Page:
The Surprising Reason Why You Should Start Keeping a Clothespin in Your Kitchen

published May 2, 2022
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High Angle View Of Wooden Clothespins On Table
Credit: Getty Images/Agata Lo Coco / EyeEm

I’ll be real with you: I’ve tried plenty of “life-changing” kitchen tricks over the years, and most of the time they don’t actually work. So when my editor asked if I’d like to test out a new way to keep yourself tear-free when chopping onions, I was skeptical. But because hope springs eternal, I ultimately decided to give it a whirl. Let’s dive in, shall we?

The trick was discovered on a Cup of Jo blog post that asked readers to share their best kitchen hacks. There were more than 500 comments, ranging from simple to wildly creative. Here’s the one I tested: “Clip a wooden peg to your top/shirt/clothing before chopping onions. The peg will ‘absorb’ the onion fumes and save you from watery eyes. Works like a charm!”

Credit: Kitchn Video

For the last couple of decades, I’ve taken a “grin-and-bear-it” approach to cutting onions. Sure, I may shed a few tears — but then I get delicious stir-fry! I wondered, if this tip actually worked, wouldn’t I have heard about it already? The doubts doubled, but I had to admit I was the perfect person to test the trick. See, I already keep a dozen or so wooden clothespins in my kitchen at all times. They’re useful for so many other things, like hanging reusable bags on a line to dry, storing kitchen towels, and keeping chip bags closed.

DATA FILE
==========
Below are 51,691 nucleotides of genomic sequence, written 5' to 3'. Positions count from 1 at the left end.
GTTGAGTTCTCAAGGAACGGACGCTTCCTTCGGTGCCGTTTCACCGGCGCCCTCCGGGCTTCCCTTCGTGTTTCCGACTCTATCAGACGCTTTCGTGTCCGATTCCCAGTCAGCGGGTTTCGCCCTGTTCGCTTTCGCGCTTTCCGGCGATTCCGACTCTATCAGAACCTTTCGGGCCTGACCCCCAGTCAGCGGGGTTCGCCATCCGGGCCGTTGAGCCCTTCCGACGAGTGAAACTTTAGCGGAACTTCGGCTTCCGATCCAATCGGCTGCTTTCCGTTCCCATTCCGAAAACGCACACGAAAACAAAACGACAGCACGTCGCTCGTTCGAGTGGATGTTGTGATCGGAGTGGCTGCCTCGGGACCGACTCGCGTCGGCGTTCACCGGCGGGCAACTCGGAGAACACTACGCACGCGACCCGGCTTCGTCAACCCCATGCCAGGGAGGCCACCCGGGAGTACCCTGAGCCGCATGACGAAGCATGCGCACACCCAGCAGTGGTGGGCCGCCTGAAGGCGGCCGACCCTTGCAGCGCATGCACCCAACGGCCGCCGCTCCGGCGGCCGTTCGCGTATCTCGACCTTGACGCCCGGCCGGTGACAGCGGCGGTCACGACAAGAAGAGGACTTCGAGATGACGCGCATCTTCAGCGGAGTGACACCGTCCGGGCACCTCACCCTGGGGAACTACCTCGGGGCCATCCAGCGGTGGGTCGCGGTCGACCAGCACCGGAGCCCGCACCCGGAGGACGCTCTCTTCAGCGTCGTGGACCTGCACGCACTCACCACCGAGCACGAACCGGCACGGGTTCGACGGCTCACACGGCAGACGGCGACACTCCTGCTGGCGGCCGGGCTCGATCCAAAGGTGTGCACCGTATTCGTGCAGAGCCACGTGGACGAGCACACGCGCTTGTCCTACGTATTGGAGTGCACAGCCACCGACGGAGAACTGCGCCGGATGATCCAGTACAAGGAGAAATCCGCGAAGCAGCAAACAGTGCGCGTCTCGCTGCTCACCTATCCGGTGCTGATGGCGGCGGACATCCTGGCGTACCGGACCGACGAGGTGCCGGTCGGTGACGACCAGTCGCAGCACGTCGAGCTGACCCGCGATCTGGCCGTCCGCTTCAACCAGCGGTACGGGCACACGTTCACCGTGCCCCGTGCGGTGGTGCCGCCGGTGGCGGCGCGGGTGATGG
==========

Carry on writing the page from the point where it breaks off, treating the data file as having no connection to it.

Credit: Rochelle Bilow
See? A clothespin is super useful.

I had dinner plans for sautéed greens over polenta, so I decided to test out the trick while I prepped my ingredients. In the name of research and *science*, I decided to conduct a control test. I’d first chop one onion without the clothespin and observe my reaction. After a five-minute reset walk outside, I’d come back in and chop a second with the clothespin attached to my shirt pocket. 

Credit: Rochelle Bilow
Ready (and a bit skeptical) for the onion-clothespin test.

The first test went as expected. My eyes were already tearing up as I removed the onion’s inner skin. By the time I had diced it, I was blinking madly and could hardly see straight. I transferred the onion to a mixing bowl, wiped down my work station, and went outside for some fresh air. After my tear ducts dried up, I clipped on the clothespin and got to work.

Credit: Rochelle Bilow
All of the onions. None of the tears.

Guess what? It … worked! And remember, folks: I’d tell you if it didn’t. I made sure to clip the clothespin to a spot on my shirt that was close to the onion (on the collar seemed superfluous), so I’m betting that was a key factor in my success. I chopped the entire onion with only a few pricks at the corner of my eyes. It’s not a perfect method, but the difference from my control test was actually noticeable. 

Will I be doing this every time I reach for an onion? Because it’s easy, requires no extra work, and uses an item I always have close at hand … you bet!

What’s your trick for chopping onions without tearing up? Tell us your handy tricks in the comments below.